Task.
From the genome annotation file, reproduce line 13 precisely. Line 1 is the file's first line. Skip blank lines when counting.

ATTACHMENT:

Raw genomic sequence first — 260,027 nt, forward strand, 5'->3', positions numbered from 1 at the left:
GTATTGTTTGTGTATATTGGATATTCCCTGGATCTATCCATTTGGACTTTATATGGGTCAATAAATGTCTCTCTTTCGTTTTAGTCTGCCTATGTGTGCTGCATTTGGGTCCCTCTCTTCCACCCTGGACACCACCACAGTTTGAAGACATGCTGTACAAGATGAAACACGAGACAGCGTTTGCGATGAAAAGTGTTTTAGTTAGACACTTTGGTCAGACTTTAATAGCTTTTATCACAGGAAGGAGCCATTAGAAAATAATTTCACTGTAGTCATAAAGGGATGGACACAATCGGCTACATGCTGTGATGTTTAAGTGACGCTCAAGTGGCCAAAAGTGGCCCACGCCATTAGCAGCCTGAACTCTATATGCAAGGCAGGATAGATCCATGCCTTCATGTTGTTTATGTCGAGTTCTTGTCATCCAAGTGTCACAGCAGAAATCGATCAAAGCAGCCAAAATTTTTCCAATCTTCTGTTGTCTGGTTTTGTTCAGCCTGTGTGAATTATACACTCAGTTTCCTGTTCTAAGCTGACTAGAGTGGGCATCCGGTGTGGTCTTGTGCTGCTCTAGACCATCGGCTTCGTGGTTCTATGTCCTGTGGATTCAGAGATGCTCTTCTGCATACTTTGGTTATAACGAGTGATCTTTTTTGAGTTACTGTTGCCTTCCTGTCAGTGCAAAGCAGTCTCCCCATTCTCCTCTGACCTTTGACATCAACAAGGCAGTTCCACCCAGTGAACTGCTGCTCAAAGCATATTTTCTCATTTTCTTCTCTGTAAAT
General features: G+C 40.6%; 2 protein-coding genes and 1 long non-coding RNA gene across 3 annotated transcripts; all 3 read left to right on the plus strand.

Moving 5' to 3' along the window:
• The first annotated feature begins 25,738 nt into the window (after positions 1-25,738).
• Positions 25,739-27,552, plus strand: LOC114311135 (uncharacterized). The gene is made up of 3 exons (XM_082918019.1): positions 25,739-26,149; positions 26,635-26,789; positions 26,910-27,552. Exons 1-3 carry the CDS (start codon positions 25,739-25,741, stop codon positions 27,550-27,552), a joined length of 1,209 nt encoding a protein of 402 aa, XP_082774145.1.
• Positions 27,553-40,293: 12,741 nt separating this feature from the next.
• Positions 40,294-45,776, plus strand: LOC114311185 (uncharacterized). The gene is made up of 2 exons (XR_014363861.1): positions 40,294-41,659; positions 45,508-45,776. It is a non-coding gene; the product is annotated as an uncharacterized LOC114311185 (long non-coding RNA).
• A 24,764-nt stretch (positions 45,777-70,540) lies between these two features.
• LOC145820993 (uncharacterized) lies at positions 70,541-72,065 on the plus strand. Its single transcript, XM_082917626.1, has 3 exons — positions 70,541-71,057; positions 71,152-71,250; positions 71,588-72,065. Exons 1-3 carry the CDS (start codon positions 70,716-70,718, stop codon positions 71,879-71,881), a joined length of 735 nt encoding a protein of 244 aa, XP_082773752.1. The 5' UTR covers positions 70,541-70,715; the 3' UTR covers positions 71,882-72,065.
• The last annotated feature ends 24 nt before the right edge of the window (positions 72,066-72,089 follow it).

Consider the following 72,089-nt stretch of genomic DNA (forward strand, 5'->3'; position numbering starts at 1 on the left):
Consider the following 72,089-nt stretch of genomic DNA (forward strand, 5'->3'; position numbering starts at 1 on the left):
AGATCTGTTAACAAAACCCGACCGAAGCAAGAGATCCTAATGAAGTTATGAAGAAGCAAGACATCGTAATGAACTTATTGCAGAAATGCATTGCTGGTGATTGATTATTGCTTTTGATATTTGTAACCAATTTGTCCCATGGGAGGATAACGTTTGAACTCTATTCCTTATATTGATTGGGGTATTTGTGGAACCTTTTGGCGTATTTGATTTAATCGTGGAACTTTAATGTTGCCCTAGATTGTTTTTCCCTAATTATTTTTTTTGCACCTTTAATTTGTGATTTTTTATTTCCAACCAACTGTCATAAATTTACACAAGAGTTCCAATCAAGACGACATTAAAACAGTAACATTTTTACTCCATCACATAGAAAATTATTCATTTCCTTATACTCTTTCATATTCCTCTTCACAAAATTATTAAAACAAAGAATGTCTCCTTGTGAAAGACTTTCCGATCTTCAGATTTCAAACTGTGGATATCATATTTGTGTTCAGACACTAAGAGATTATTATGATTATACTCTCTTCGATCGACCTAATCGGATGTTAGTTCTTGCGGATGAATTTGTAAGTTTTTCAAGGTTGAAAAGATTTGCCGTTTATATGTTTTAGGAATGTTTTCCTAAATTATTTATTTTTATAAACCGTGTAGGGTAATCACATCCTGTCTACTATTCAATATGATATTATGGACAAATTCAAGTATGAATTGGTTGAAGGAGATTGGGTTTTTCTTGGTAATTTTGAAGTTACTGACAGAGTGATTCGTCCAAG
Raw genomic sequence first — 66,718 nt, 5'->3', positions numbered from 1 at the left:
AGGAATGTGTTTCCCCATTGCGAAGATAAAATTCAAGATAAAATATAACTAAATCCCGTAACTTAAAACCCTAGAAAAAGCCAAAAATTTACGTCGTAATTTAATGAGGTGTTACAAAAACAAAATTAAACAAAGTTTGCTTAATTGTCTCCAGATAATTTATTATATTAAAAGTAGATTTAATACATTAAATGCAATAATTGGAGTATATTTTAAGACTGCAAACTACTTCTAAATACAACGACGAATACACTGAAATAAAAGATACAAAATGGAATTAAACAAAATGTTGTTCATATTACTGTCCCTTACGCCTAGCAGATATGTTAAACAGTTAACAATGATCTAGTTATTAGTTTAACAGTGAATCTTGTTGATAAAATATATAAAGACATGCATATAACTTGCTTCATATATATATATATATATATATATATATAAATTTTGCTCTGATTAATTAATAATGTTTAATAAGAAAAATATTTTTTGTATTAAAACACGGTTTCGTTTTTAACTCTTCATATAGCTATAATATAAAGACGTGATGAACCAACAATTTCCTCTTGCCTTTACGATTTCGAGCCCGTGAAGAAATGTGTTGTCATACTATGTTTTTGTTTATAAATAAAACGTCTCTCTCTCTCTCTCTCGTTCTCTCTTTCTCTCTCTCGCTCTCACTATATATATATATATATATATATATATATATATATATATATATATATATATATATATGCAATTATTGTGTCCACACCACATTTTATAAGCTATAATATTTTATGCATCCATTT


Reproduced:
Consider the following 72,089-nt stretch of genomic DNA (forward strand, 5'->3'; position numbering starts at 1 on the left):